Proctor Alumni: Alison Berman '07

Posted by Scott Allenby


Ali Berman ‘07 arrived on Proctor’s campus as an eleventh grader and quickly discovered her love of writing. She never imagined her avocation (writing) would ever evolve into her vocation, especially because learning did not come easily to her early in her academic journey.  “When I came to Proctor, learning was hard for me, but through my time in Learning Skills, I was encouraged to explore how I learned, and through that process I become empowered as a learner.”  Over the course of her two years at Proctor, lessons in self-advocacy and self-awareness she had begun to explore prior to Proctor solidified themselves as a central part of her identity. Last week, Ali returned to campus to share a message with students on how to lead a purpose-driven life and lessons from her journey since graduating in 2007. She also discussed taking the TEDx stage this summer and her current job as a full-time writer for Singularity University. 


These traits of self-awareness and self-advocacy melded with an innate curiosity that led her to the realization that she simply loved learning while enthralled in a philosophy course during her freshman year at Redlands College. No longer did Ali feel she was in ‘class’, but rather was provided with repeated opportunities to pursue knowledge, connections, and relationships between different disciplines. A gap year coaching snowboarding in Colorado afforded her the opportunity to further explore these connections in learning when she took a macroeconomics course that eventually altered her path forward. Ali’s newfound passion for the discipline of economics combined with a refined awareness of her own learning allowed her to earn a degree in Economics and Philosophy from Sarah Lawrence College, and a job in Manhattan as a marketing manager for a large publishing company.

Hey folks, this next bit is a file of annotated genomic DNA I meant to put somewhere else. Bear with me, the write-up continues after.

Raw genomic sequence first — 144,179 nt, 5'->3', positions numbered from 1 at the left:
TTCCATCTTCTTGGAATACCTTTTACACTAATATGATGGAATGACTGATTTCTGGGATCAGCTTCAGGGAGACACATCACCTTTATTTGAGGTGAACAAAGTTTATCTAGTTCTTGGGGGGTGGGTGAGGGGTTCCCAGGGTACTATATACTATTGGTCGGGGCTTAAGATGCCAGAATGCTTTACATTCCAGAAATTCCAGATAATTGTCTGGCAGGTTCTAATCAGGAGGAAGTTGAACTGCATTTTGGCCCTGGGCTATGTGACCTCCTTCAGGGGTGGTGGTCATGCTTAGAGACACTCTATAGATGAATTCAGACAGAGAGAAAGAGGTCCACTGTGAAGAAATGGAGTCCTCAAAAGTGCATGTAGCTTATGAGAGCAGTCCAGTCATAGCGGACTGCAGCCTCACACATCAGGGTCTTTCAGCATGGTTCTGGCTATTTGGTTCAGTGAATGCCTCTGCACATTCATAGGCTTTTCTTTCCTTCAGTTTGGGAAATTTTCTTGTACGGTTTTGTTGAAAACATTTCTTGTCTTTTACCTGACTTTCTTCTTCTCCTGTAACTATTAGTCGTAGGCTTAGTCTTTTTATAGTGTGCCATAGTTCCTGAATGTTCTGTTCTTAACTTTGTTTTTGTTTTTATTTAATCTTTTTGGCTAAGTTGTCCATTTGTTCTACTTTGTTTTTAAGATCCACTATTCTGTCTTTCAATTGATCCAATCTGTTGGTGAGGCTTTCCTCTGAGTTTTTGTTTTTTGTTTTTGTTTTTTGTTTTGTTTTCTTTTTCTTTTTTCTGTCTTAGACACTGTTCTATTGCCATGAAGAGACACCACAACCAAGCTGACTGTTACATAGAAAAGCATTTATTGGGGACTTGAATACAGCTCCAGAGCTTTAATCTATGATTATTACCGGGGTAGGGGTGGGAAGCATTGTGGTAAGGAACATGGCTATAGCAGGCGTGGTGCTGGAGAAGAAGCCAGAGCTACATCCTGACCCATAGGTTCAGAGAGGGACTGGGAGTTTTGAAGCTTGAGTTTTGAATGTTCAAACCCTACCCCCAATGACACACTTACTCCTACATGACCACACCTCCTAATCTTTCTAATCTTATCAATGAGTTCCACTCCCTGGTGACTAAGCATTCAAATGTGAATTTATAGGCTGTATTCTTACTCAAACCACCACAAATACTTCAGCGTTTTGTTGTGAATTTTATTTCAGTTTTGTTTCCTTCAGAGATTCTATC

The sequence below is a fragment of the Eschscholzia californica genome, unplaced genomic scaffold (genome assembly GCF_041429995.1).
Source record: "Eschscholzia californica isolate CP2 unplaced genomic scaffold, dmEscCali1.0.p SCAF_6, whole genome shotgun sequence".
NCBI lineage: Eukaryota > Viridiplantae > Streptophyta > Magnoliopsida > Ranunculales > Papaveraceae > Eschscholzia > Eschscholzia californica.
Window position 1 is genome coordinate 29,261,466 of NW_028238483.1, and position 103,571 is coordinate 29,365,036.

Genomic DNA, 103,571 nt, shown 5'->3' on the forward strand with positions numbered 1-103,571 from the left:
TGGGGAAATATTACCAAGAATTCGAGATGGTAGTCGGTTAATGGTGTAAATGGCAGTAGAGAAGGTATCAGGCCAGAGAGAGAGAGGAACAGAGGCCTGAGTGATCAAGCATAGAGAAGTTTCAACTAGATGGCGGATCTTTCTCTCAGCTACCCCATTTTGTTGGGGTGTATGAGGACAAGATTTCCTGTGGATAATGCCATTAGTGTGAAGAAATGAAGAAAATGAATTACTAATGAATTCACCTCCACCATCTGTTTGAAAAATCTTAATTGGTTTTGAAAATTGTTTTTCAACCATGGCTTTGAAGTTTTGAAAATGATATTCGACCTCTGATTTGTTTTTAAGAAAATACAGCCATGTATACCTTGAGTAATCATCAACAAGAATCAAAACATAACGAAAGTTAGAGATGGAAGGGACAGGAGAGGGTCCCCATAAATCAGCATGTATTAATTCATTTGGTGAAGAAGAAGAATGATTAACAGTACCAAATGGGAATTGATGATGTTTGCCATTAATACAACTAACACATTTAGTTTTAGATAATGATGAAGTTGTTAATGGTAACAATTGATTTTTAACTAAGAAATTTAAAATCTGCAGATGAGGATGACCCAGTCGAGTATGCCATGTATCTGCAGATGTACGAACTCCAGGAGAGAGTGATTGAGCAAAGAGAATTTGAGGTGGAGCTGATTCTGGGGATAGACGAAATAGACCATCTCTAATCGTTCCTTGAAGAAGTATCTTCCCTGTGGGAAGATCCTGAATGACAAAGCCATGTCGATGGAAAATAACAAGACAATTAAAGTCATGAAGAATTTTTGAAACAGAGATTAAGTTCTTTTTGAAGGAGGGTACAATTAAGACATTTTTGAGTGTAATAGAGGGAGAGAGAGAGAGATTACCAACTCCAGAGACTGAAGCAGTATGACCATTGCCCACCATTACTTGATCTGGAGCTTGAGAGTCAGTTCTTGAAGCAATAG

While a story on Ali’s career in marketing would have provided a plenty interesting alumni profile, her decision to leave the comforts of Manhattan for the unknown of a career as a full-time writer adds invaluable depth to her journey. She reflects on her decision to move cross country, “It was absolutely a leap of faith, but I had confidence in myself and my abilities, and knew I had to take on this challenge.” She adds, “People ask these one-size fits all questions of us as young people, ‘What are you going to study in college? What are you going to do when you grow up?, but these questions are painful because they paralyze us. Too often we expect our lives to be linear, when in fact they should be anything but a straight line.”

As Ali spoke to Proctor’s student body Friday evening, she chronicled her own journey within the context of Joseph Campbell’s description of the hero’s journey, and the quest for something beyond the status quo. Her charge to students was to have the confidence in themselves to identify a hero’s task they can begin while at Proctor. “We can all take on these calls to adventure and these new opportunities, and we can take on these obstacles in our life knowing they are going to eventually help us grow. Ask yourself: What problems can you refuse to accept in your life? What actions can you take to build a hero’s narrative into your own life? The best way to predict your future is to go invent it.”


Reflecting on her time at Proctor, Ali notes, "My two years at Proctor were incredibly transformative and set me on the path to becoming who I am today. I went from being a high-energy and unfocused student that struggled in class, to one that took control of my education in college and made the most of the experience. This sense of empowerment is one of the things that's allowed me to make bold choices and be proactive and uniquely craft my career." 

Thank you, Ali, for sharing your story and for challenging all of us to live our lives at the intersection of our abilities, the world’s needs, and our passions. Read more of Ali's writing and work here!

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